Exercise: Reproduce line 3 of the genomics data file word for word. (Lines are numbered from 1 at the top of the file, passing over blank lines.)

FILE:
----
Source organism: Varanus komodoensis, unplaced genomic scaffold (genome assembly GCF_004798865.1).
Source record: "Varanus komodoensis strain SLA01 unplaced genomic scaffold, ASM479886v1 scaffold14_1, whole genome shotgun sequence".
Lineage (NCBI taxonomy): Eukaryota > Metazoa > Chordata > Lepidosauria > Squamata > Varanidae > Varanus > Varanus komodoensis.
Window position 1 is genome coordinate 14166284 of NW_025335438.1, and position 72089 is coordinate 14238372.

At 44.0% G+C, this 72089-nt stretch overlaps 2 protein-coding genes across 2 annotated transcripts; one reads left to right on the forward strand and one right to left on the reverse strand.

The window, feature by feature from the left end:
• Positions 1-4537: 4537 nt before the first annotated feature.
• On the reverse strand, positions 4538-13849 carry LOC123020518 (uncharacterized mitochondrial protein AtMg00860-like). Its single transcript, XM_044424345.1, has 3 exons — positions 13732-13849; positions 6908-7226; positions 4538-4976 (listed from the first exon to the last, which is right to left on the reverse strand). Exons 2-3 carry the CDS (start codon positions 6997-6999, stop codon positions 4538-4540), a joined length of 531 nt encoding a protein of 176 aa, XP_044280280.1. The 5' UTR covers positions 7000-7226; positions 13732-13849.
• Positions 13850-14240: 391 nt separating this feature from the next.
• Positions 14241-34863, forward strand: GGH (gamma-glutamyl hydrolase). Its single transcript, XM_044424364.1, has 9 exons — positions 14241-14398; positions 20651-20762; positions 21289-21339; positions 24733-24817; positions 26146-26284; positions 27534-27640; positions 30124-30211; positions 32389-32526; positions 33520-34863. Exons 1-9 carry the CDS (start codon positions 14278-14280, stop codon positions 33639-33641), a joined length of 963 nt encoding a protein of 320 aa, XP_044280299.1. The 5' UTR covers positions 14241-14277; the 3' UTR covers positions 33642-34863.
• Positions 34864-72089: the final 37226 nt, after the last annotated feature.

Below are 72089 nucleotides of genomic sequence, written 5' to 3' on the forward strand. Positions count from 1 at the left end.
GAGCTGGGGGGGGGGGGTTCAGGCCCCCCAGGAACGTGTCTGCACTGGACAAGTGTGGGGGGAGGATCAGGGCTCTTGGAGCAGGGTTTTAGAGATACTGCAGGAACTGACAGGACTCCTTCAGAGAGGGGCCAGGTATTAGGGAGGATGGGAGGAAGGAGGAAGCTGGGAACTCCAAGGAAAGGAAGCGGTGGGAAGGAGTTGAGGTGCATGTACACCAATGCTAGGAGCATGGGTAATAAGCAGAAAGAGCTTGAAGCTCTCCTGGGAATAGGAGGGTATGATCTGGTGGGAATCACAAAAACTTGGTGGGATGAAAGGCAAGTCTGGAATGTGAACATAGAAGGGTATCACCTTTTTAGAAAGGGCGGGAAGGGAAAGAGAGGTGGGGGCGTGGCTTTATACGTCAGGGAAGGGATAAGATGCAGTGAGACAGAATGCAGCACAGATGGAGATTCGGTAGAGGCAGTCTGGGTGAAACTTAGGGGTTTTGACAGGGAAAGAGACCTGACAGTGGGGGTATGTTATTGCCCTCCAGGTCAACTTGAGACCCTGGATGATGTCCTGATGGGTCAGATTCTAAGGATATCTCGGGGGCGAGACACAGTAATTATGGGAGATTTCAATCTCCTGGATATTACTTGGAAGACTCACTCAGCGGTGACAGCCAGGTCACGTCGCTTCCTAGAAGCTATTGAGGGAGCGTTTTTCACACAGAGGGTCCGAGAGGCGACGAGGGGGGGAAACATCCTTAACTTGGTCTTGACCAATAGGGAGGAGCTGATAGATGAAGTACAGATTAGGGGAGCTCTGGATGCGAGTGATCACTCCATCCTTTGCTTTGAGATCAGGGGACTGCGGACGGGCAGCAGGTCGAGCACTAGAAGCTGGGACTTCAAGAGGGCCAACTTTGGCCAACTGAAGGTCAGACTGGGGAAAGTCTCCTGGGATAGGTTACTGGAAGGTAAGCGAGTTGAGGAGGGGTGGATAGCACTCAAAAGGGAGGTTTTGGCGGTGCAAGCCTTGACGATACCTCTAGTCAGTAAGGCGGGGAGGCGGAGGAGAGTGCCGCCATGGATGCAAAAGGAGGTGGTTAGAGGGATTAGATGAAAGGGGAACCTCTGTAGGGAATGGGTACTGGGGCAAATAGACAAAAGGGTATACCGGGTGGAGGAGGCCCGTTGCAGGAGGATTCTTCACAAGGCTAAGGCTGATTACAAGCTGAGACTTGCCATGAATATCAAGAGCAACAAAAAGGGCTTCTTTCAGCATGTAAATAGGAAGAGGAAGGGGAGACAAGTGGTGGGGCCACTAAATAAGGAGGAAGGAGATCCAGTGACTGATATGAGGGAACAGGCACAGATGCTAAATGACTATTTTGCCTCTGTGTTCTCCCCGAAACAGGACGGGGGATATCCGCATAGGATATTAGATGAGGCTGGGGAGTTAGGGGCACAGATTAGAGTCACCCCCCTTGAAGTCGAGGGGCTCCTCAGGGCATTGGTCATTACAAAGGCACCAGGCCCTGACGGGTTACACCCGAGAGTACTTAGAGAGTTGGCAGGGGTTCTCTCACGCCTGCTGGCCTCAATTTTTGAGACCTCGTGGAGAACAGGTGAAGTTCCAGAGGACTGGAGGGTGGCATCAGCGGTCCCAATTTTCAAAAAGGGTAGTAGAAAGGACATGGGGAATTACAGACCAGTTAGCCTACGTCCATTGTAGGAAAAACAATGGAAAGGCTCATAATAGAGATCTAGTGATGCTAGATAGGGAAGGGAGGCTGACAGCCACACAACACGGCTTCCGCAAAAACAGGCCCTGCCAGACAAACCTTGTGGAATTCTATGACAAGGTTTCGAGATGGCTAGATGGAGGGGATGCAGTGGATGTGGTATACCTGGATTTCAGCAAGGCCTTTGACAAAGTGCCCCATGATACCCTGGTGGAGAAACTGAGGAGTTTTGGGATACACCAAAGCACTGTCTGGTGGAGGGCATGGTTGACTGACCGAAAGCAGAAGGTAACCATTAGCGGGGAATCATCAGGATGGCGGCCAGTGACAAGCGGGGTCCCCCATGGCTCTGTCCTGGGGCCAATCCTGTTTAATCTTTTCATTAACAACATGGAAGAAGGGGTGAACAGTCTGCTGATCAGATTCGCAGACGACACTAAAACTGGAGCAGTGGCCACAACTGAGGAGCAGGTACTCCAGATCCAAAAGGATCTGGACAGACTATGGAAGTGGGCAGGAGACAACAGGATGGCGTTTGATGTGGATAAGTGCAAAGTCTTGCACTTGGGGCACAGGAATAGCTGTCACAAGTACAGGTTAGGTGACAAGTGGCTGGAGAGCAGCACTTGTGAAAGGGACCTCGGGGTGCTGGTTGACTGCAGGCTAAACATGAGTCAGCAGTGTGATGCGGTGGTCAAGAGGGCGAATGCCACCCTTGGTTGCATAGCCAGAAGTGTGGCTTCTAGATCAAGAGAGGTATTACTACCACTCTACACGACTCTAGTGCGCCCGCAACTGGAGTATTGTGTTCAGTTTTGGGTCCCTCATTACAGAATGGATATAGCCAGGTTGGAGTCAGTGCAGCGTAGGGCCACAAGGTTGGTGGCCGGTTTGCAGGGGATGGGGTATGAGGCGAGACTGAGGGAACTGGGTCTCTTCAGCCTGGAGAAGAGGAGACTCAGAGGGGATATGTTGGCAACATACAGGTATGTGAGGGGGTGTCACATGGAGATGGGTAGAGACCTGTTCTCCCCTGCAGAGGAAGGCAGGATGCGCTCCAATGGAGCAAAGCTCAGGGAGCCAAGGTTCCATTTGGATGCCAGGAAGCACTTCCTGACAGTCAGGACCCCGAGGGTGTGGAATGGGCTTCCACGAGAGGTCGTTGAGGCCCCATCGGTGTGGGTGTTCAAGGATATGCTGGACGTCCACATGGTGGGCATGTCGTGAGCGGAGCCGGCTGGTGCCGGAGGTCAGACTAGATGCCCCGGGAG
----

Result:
Lineage (NCBI taxonomy): Eukaryota > Metazoa > Chordata > Lepidosauria > Squamata > Varanidae > Varanus > Varanus komodoensis.